Deborah Lehr: Green-bond market is growing very rapidly, but it still accounts for less than 2 percent of the overall bond issuances internationally, so there’s really a long way to grow. What’s been very encouraging in the development of the market is we’re starting to see how the infrastructure is coming along to support that, and I mean the rating agencies are now developing green indices to judge bonds. It’s creating some kind of common understanding of what green is when lending, particularly in certain countries. We’re encouraged that the Chinese have taken out coal as one of the areas that they would be lending with green bonds, and for China, they’re using it as a way to help the municipalities to raise money so that … Often, they have unfunded mandates, and it’s been very difficult for them, even though the mayors have been told that they have to green development, they haven’t been able to find the financing for it, and often infrastructure development that is energy-efficient is, in the short-term, more expensive. They can get the cost savings over the long-term, but the up-front financing for it can be more expensive than just a regulate building, and it’s up to those municipalities often to find that kind of financing, so the green bonds have really been very important in helping to finance this green development in China.
Michael Torrance: What about environmental, social and governance, or ESG, considerations in investment decision making on the equity side? Have you seen growth in that approach to investing in China?
Deborah Lehr: We have see growth in that, but it’s still pretty small. I think in China, there’s a long way to go. It’s a testing ground, and in China, as I said, Xi Jinping has announced a very ambitious agenda on green finance. They continue to issue regulations that promote this kind of activity, but we haven’t seen some of the financing vehicles created yet to cover the cost of this kind of financing. So I would say we’ve seen a lot of on the policy agenda for green finance but not as much in the financial infrastructure.
Michael Torrance: And what role does the social side of sustainability play in this, like human rights? A lot of companies that do business in China have extensive programs around managing sustainability in those supply chains. Is that issue taking hold in a part of it, or is the focus largely on the green aspects of sustainability?
Deborah Lehr: One of the really important roles that foreign firms have played in China is bringing a lot of their own standards to play in China, and I would point to Walmart and Apple as two real leaders in this. Already, Apple has announced that they are relying on renewable energy to cover the energy requirements of their plants and their shops, and now they’re moving to require that all their suppliers do the same. They’re also looking at green packaging in their supply chain. Walmart has been following a very similar path and not only for themselves but providing capacity building for other companies who want to do the same. So I think as a catalyst, the foreign firms, particularly some of the American firms have played a very important role in that in China. With the state on enterprises, we have seen that the Chinese government has required them to start to take steps, but they’ve been very slow to move. Part of it is that the economy has slowed down. Some of them are making choices between putting the up-front costs behind, transforming themselves into a green company versus continuing to do business as normal as their revenues are shrinking, so that’s been very difficult in this last year, and we’re starting to see some concerns about, has there been some slippage in the dedication to moving forward on an environmentally sound path as the economy slows? I would say that the other aspect of this that has been driving a lot of change is the political imperative that I mentioned earlier, with a lot of the protests coming from the fact that the Chinese people are very concerned about the air that they breathe and the food that they eat that’s been grown in polluted soil that that has put a lot of pressure on the Chinese government to try and make sure that they’ve improved. We’ve seen a lot of improvement actually, and talking I was in Beijing not so long ago and listening to a number of people talking about how much better the air quality is now and how encouraged they are that they’re starting to see progress on that, but the air quality is only one small aspect. The biggest challenge is clean water and clean soil. The air quality obviously was the most visible, but these other issues are very difficult to address, but looking at it from a private-sector angle, it provides great business opportunities as the Chinese have started to encourage the opening of the environmental goods-and-services market in China. Goldman Sachs did a study and estimated that it could be a $1 trillion opportunity for the private sector, and so we think that for American companies in this space, they should be looking at China as an opportunity to bring their environmental goods and services into play.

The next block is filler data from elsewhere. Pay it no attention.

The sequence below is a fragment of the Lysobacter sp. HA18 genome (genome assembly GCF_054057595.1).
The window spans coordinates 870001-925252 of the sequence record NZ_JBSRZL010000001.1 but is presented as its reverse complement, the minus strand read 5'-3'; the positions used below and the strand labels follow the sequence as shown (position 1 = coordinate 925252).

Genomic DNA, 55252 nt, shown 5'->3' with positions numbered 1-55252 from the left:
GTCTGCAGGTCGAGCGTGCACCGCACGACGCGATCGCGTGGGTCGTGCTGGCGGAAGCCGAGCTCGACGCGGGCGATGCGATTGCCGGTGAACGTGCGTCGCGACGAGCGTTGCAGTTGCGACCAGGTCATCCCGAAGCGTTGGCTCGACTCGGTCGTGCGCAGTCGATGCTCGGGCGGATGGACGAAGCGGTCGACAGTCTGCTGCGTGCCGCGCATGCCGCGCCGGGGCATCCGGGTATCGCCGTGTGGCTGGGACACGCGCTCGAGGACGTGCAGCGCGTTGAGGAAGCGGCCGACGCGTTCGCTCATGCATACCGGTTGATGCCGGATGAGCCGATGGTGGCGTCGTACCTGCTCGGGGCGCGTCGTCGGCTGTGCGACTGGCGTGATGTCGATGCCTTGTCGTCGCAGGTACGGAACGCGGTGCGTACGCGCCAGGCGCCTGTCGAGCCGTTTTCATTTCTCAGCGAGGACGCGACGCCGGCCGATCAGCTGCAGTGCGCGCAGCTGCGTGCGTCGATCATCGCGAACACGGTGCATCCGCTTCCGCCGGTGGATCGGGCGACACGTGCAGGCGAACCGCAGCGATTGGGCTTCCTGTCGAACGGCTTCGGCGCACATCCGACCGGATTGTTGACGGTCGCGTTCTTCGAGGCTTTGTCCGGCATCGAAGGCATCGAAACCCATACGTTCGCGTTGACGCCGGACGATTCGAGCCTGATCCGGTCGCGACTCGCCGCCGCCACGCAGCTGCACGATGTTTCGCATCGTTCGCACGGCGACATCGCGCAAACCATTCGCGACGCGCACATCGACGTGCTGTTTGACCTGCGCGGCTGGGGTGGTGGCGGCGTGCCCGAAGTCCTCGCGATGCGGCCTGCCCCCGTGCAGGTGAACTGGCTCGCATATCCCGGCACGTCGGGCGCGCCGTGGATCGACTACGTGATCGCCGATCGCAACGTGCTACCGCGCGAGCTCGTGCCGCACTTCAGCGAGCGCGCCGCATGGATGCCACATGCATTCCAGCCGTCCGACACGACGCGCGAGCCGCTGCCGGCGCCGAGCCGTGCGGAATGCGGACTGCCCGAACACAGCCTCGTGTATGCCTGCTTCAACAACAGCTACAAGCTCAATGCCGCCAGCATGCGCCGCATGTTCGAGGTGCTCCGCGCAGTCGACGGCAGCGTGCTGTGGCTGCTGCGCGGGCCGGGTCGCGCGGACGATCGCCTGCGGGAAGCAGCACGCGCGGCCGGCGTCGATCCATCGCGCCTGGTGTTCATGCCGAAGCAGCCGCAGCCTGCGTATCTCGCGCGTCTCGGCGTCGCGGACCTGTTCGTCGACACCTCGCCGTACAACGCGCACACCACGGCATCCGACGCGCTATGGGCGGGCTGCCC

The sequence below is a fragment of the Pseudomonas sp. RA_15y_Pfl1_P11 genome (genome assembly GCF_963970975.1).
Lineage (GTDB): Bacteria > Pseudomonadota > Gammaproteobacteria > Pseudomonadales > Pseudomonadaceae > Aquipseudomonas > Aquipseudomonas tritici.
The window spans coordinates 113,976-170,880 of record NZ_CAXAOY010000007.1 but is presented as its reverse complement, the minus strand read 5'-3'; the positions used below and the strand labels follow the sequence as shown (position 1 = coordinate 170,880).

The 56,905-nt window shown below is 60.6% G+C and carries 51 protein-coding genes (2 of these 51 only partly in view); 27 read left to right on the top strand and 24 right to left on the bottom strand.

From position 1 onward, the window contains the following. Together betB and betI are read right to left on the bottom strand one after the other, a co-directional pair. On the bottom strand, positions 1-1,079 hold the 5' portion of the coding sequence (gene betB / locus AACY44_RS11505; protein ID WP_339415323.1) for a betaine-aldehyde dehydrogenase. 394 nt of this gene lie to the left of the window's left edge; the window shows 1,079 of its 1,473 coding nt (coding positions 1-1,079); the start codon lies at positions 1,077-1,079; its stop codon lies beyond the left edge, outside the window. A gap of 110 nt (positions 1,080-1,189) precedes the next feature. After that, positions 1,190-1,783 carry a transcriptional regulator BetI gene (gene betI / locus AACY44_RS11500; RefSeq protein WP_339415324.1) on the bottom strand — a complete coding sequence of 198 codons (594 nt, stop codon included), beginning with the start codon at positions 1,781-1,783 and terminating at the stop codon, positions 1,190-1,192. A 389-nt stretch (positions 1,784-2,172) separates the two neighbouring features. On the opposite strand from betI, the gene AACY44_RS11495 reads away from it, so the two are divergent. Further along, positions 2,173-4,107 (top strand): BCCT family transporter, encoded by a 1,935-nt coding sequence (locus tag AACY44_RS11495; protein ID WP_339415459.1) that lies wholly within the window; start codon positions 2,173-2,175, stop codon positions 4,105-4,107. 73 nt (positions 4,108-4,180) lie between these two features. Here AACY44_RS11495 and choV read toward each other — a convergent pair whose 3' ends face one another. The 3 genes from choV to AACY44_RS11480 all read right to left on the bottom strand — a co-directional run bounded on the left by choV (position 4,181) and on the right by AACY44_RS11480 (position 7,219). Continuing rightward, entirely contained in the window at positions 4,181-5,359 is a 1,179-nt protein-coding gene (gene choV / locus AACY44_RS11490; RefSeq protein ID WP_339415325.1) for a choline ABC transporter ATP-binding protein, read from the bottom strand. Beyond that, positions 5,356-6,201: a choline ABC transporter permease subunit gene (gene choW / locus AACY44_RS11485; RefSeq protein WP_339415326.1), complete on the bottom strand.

Michael Torrance: So just as a final thought, what trends do you see as being most important for global investors and businesses to be aware of when it comes to sustainability in China?